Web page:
Vick’s First Anti-Dogfighting Appearance: No Press

by Mary Haight on August 10, 2009

Photo credit: HSUS

Photo credit: HSUS

A Saturday night report from the AP announced that Michael Vick’s first anti-dogfighting appearance was held in Decatur GA that afternoon. A tight lid was kept on the appearance with no prior announcements made, said Wayne Pacelle, for “obvious reasons.” We have all seen how celebrity can overwhelm an intended message, and be misused to undermine or whitewash the real issue: if and how Vick can ever repay what he owes to the animals he so grievously harmed.

According to an agreement between HSUS and Vick, only 55 people and one media crew were allowed in the New Life Community Center in this Atlanta suburb. When word leaked out, people showed up with their dogs only to be turned away. Even if attendance were not so limited, Vick can’t be around dogs according to terms of his release.  He has stated this is the first of many appearances around the country to help vulnerable kids avoid getting involved with dogfighting. 

It was a very brief 12-minute discussion, described by 17-year-old Stanley Jones as having an impact: “He said he did wrong. Now he’s trying to come up with a smarter way to help the whole community, for young people like us, to make a change. It seemed like it came from the heart,” according to Jones. “I heard him saying something about how he came from the same [type of] neighborhood that we did. He said he had only one dream, and he messed up that whole dream.”

Based on Jones’ quote, jumping into what Vick will do in the future doesn’t go to the heart of the matter. Compassion and empathy can be experienced, understood, and learned by many who were never taught these traits. What is heard by youth in the audience, those without the talent to have dreams of fame and fortune, is at issue: it can’t just be about Vick losing his dream. It should be about never using the trust and love of an animal to inflict cruelty and pain, not even if desperate for money.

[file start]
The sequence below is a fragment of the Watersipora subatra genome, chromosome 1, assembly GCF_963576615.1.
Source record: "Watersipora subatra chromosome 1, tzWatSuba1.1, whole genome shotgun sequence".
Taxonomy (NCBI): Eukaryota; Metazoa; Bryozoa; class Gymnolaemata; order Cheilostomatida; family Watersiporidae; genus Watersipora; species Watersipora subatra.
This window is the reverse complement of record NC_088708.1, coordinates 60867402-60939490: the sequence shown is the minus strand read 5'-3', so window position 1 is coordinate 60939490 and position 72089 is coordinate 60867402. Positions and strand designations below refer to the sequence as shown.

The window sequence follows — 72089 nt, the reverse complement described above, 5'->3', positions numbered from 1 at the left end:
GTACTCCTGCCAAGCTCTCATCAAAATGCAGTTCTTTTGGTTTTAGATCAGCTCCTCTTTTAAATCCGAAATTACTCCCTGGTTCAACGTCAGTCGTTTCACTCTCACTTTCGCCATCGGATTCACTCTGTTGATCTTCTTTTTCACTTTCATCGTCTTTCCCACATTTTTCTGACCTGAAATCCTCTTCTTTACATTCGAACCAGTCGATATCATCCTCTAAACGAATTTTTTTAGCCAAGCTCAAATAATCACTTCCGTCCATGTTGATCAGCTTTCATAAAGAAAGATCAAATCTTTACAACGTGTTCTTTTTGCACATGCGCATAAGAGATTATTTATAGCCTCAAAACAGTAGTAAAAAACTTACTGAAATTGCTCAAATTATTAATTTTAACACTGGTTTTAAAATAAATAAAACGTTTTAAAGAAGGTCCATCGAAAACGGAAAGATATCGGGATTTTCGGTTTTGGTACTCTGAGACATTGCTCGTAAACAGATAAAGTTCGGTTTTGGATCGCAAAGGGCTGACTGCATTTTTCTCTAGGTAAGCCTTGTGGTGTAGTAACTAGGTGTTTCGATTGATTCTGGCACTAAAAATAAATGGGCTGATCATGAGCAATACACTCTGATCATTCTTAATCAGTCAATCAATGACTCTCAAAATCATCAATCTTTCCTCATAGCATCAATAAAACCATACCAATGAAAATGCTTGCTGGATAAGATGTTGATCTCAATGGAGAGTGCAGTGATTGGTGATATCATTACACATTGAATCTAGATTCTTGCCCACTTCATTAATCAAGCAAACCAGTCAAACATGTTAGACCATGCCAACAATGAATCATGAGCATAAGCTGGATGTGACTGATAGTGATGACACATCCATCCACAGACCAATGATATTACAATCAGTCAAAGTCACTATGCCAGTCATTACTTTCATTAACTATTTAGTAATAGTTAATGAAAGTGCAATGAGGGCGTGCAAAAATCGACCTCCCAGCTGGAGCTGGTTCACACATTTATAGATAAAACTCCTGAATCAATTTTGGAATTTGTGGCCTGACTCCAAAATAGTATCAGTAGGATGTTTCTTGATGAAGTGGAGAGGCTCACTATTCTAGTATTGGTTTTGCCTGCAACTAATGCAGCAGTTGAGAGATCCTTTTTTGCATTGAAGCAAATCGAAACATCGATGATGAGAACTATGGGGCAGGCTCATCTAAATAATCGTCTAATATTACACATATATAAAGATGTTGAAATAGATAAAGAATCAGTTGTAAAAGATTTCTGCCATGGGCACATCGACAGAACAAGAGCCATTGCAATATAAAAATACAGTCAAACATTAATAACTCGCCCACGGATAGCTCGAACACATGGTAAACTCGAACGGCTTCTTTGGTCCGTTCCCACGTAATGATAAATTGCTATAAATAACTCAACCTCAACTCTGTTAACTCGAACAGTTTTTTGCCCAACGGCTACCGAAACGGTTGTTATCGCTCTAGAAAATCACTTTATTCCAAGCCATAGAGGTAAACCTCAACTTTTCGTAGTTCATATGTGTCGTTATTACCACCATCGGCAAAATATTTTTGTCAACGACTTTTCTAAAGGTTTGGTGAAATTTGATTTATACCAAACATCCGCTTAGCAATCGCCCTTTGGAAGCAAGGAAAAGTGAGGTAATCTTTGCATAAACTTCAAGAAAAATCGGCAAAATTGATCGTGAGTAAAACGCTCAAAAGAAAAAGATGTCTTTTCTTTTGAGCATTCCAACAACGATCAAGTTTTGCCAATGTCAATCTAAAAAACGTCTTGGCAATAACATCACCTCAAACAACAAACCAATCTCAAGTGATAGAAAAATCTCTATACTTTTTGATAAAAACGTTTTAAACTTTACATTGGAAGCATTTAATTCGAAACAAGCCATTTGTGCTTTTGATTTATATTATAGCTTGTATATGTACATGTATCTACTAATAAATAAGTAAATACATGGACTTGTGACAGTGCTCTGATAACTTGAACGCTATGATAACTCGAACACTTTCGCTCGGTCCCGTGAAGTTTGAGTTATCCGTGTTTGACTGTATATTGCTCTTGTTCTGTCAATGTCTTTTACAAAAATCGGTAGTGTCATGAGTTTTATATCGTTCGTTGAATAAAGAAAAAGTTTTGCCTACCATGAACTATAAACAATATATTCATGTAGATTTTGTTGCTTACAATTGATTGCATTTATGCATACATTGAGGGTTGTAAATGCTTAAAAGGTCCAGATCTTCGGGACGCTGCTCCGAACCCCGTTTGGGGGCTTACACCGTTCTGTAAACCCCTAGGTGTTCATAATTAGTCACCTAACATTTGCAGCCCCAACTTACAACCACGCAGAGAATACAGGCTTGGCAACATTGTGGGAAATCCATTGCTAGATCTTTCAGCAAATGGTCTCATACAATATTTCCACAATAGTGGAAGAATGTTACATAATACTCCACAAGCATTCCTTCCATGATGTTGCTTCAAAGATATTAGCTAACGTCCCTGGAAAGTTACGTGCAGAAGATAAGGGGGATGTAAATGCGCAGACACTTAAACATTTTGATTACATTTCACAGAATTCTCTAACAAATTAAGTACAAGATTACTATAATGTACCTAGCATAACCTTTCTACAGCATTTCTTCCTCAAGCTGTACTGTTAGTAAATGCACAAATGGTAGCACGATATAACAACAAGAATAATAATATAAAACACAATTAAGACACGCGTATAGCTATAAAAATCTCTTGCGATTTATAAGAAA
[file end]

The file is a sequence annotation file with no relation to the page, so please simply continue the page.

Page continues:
The lone media crew allowed into the Center came from 60 Minutes, in preparation for what will be Vick’s first major public appearance. I guess you and I will get some answers on how Vick plans to be effective in redirecting neighborhood youth out of dogfighting when this airs. I hope Vick’s program will turn out to be a tiered approach that requires much more than a series of short speeches across US communities.

As said in another blogpost, if authenticity is evident, the public appearances will have value for many. It’s just not likely to be long-lived. If sheer celebrity blinds people for awhile to a message that is not sincere, that effect will not stand up over time. 

To make Vick’s penance significant and ongoing, there should be a long-term investment in several different programs that work together to make an impact on root causes of dogfighting. While there are the irredeemable who like torturing animals, there are other circumstances that lead down this path.  Lack of education, opportunity, and a pro-active sense of work possibilities come immediately to mind.

Watch the Atlanta Journal-Constitution video report here .  Related source material from an AP report at Kansas City Star.

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